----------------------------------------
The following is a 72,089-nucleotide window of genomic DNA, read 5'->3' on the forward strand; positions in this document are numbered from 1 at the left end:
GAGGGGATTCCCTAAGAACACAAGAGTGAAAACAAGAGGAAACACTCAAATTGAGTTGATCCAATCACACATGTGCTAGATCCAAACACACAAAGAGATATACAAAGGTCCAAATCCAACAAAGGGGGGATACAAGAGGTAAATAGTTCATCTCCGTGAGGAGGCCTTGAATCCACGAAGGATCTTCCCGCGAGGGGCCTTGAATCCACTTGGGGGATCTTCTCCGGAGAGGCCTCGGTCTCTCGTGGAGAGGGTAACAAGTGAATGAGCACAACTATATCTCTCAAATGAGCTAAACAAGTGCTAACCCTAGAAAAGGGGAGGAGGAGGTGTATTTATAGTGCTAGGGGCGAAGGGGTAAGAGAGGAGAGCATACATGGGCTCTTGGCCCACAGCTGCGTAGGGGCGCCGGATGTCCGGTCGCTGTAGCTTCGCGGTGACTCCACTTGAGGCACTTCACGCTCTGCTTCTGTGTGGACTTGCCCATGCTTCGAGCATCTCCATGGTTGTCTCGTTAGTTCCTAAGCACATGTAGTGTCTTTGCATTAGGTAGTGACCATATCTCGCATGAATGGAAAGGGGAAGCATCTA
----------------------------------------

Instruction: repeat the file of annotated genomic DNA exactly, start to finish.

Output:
The following is a 72,089-nucleotide window of genomic DNA, read 5'->3' on the forward strand; positions in this document are numbered from 1 at the left end:
GAGGGGATTCCCTAAGAACACAAGAGTGAAAACAAGAGGAAACACTCAAATTGAGTTGATCCAATCACACATGTGCTAGATCCAAACACACAAAGAGATATACAAAGGTCCAAATCCAACAAAGGGGGGATACAAGAGGTAAATAGTTCATCTCCGTGAGGAGGCCTTGAATCCACGAAGGATCTTCCCGCGAGGGGCCTTGAATCCACTTGGGGGATCTTCTCCGGAGAGGCCTCGGTCTCTCGTGGAGAGGGTAACAAGTGAATGAGCACAACTATATCTCTCAAATGAGCTAAACAAGTGCTAACCCTAGAAAAGGGGAGGAGGAGGTGTATTTATAGTGCTAGGGGCGAAGGGGTAAGAGAGGAGAGCATACATGGGCTCTTGGCCCACAGCTGCGTAGGGGCGCCGGATGTCCGGTCGCTGTAGCTTCGCGGTGACTCCACTTGAGGCACTTCACGCTCTGCTTCTGTGTGGACTTGCCCATGCTTCGAGCATCTCCATGGTTGTCTCGTTAGTTCCTAAGCACATGTAGTGTCTTTGCATTAGGTAGTGACCATATCTCGCATGAATGGAAAGGGGAAGCATCTA